The headlines in the immediate wake of the blockbuster $4.4 billion ProMedica-HCR ManorCare deal haven’t been positive, but executives from Welltower Inc. (NYSE: WELL) on Tuesday were upbeat about the progress so far — even if they didn’t dig too far into the details.
Welltower chief investment officer Shankh Mitra said the real estate investment trust (REIT) has already seen occupancy gains in the memory care portion of the ManorCare portfolio, even before the implementation of a planned $400 million capital injection over the next five years.
“We continue to believe we’ll create extraordinary value for our shareholders in the long term from this transaction, perhaps even more than what we anticipated,” Mitra said on the company’s third quarter earnings call with investors and shareholders.
But he stopped short of providing more details about the nuts and bolts of the integration process, deferring to a planned presentation by ProMedica CEO Randy Oostra and HCR ManorCare president Steve Cavanaugh at Welltower’s upcoming Investor Day in New York City on December 4.
“The only financial update we want to provide you is that ProMedica and HCR leadership now expect higher synergies than we expected previously,” he said.
The $4.4 billion three-way deal among the Toledo, Ohio-based companies dominated the mergers-and-acquisitions landscape in skilled nursing in 2018. Welltower teamed with ProMedica, a major non-profit health system, to acquire the real estate associated with struggling SNF chain HCR ManorCare in an 80-20 joint venture; ProMedica also purchased ManorCare’s operating business as part of the transaction, which closed in July.
In total, the deal brought 160 post-acute care facilities and 60 Arden Court-branded memory care facilities into the Welltower portfolio.
The REIT positioned the deal as a transformative play in post-acute and long-term care, creating a vertically integrated continuum that could follow patients from the hospital to the nursing facility setting and eventually home. But the ProMedica system suffered a series of credit downgrades in the aftermath of the ManorCare acquisition, with several ratings agencies questioning the $1.15 billion in debt used to fund the deal, as well as the shaky macroeconomic picture for long-term care operators. The operator also announced 100 layoffs and the elimination of 60 unfilled jobs in late August, though those positions were not related to ManorCare’s operations.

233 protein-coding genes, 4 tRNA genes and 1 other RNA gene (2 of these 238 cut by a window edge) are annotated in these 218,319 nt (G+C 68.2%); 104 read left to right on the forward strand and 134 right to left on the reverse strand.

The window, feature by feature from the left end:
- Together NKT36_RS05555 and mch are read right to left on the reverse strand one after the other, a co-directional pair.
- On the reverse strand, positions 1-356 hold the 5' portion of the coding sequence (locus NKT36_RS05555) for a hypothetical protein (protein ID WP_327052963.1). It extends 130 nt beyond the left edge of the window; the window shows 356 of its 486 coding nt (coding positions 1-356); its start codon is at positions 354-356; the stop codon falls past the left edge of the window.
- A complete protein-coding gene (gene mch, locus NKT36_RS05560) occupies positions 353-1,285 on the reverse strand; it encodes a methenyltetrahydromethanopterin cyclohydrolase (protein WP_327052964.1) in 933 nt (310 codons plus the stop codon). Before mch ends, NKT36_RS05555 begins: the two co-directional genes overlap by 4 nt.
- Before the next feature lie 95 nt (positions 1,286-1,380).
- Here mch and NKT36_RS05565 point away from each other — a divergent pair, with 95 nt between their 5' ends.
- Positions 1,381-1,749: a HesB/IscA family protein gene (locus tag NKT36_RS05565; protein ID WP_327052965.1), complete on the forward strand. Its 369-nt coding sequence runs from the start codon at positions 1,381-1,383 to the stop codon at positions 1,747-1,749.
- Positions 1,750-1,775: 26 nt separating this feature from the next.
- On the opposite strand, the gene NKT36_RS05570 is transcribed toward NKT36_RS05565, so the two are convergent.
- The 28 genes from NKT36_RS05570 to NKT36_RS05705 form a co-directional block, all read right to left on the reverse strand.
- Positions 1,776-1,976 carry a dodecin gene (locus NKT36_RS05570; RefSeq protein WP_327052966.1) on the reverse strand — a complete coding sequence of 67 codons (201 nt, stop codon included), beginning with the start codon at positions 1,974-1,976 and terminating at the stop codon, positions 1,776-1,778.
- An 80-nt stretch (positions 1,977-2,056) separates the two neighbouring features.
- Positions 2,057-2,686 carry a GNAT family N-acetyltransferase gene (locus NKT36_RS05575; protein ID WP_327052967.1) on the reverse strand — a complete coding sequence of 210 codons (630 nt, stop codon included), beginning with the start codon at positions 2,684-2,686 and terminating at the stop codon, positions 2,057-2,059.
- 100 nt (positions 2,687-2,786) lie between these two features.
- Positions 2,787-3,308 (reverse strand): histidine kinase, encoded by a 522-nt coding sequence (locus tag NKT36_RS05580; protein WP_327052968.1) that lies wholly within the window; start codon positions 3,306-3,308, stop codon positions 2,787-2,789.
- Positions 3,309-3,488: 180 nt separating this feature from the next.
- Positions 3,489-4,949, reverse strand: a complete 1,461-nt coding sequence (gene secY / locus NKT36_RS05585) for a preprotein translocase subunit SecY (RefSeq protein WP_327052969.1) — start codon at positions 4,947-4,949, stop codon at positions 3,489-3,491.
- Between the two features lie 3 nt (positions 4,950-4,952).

Welltower CEO Tom DeRosa pushed back on analysts who questioned whether the REIT’s leadership was concerned about the downgrades, specifically because the executives cited the health system’s solid ratings in justifying the deal to shareholders.
“We said investment-grade … We expected that they could be downgraded to triple-B plus,” DeRosa said.
ProMedica currently has a BBB rating from Standard & Poor’s, a Baa1 rating from Moody’s, and BBB+ rating from Fitch Ratings. In a press release issued back in April, when the companies first announced the deal, Welltower touted a “15-year absolute triple-net master lease with full corporate guarantee of A1/A+ rated ProMedica,” and DeRosa mentioned the A rating in an interview with Skilled Nursing News.
Mitra emphasized that Welltower’s predictions about eventual increased cash flows could improve those ratings in the future, however.
“As ratings follow cash flow, you can come to your own conclusion,” he said. “But because ProMedica’s bonds trade in the public market, we’re not going to sit here and talk specifically about that.”
Welltower reported net income of $64.3 million for the third quarter during the earnings presentation, and also announced the $80 million acquisition of a medical office building on the campus of Howard County General Hospital, operated by Johns Hopkins Medicine, in Columbia, Md.
Executives also pointed to the potential expansion of that relationship going forward, as Welltower attempts to differentiate itself in the REIT space as an investor in both health care real estate and health system operating partners.
“I don’t think I have that much in common with other REITs in other sectors because they invest in different property types. We invest in health care assets. But our business model is much more than buying and managing real estate assets in a fund-like operating structure,” DeRosa said. “We are intimately involved in the operations of this business, whether it be our senior housing business, whether it be our medical office business. But I would remind you that REIT is not an industry. It’s a tax election.”
Written by Alex Spanko